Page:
Hi there, I’m a Christian who was searching something else and came across this question. I’ve spent five years of my life studying Jewish theology, and it’s enriched my own Christian faith a lot. My goal isn’t to convert anybody or try and change anyone’s mind, but isn’t studying the theology of other faiths a good thing, even if for no other reason than to compare and contrast with one’s own? Having a lot of Jewish friends who are largely ignorant of what many Christians actually believe (evidenced, I would say, by the grouping of "Idol Worship and Christianity), I think it would be beneficial to at the very least hear the creed of the Christian faith on its own terms. I can say from my own experience, learning the way that Jews themselves expressed and understood Judaism and permitting them to teach me about their own faith rather than to try and superimpose my own ideas about it was the best exercise I could’ve done. Definitely not trying to be rude or confrontational, merely asking: would not both Jew and Christian hearing what each other has to say on their own terms at the very least foster greater friendship and partnership between members of the two (highly related) faiths? I realize that for most of Christian history the majority of Christians haven’t thought this way, and so skepticism is understood and honored as justifiable, but I’m living proof that there are Christians who are willing to learn from you, because we think you have something valuable to give and to offer. I guess I understand if you don’t feel the same way, but I felt like it was worth saying something. Respect and Blessings.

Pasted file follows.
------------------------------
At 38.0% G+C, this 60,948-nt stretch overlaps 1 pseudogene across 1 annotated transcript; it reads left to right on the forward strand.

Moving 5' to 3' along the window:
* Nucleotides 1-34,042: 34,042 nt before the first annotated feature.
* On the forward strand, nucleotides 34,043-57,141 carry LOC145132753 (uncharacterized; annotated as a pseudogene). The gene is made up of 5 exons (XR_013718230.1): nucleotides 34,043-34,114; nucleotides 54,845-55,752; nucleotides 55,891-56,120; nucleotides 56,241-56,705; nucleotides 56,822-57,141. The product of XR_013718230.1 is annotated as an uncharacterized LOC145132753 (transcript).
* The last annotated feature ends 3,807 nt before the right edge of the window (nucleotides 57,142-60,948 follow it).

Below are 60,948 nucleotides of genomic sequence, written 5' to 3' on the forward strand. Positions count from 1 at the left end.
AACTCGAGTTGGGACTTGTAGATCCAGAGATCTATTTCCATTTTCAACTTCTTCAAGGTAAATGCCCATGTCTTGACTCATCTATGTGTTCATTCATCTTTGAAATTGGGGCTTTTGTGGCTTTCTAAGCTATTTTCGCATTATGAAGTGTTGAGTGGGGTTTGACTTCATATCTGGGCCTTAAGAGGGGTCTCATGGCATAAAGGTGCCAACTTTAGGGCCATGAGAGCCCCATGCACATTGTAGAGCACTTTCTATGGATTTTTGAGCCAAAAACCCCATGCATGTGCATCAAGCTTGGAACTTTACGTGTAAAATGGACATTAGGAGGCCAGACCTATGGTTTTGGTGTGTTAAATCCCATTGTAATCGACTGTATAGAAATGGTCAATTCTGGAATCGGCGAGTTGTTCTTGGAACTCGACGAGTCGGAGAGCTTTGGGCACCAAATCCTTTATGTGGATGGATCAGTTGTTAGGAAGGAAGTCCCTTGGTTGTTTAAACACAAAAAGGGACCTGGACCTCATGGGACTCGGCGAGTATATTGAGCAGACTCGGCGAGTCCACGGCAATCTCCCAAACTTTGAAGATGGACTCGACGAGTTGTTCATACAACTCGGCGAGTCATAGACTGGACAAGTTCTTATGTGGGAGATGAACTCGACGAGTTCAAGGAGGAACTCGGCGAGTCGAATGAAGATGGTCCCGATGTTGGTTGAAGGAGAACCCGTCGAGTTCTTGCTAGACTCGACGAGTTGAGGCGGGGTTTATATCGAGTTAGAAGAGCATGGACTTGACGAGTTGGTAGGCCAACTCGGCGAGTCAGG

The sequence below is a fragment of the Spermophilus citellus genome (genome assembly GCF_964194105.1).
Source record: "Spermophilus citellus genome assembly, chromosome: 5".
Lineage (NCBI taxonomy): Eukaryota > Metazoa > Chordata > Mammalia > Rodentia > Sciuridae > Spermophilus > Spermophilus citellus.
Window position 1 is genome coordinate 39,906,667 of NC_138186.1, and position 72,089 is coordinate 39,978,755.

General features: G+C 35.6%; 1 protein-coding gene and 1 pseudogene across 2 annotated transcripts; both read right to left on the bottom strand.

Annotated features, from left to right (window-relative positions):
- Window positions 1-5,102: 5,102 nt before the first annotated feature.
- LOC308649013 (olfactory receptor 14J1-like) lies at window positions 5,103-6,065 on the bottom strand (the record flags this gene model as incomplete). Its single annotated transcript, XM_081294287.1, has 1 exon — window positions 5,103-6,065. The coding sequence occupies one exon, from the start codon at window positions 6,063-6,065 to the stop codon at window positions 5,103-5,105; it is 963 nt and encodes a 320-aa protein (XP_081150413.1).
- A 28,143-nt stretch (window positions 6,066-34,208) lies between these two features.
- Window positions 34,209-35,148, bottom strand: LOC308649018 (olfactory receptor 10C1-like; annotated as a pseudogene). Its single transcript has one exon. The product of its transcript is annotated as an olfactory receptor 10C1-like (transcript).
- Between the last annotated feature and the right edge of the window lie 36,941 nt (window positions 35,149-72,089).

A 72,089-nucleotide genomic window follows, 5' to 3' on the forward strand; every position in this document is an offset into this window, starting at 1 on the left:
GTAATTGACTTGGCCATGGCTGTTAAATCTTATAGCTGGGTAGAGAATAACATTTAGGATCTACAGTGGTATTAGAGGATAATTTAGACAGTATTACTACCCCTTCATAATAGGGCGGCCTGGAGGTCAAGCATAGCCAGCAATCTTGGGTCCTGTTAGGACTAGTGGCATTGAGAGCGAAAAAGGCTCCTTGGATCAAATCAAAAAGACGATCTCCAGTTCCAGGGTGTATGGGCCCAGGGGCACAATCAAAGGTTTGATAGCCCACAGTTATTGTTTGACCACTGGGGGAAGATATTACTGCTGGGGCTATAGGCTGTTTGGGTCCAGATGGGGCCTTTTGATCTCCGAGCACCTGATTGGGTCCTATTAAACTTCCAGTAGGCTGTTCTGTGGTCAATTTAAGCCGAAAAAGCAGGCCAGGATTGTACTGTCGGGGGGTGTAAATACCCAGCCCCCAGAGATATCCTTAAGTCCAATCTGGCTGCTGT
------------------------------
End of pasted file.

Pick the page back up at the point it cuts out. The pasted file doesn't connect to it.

Hi. It’s great hearing an open-minded gentile who isn’t out to “missionize” or convert Jews. Unfortunately, as long as convincing Jews to convert is a common or even central goal to many christian groups and clergy throughout history and to this very day (sometimes even veiling their real intentions), I imagine you can understand and respect our policy not to get into confusing differentiations, and prefer a blanket policy of not holding inter-faith dialogue regarding theological issues. We’re not out to convert or convince others, and we expect a similar, tolerant common courtesy. On the other hand, dialogue on political, community, humanitarian or international issues and events are fine, and cooperation of all mankind can help greatly. For example, if you can help us Jews deal with the immoral crackpot Moslem leaders in Iran who not only inconsiderately deny the fact that 6,000,000 Jews were murdered by the Nazis in the Holocaust, but want to actually nuke us and kill another 6,000,000 Jews in modern Israel, it would be greatly appreciated, so we don’t have to do it ourselves and alone. This type of universal brotherhood is a lot more urgent!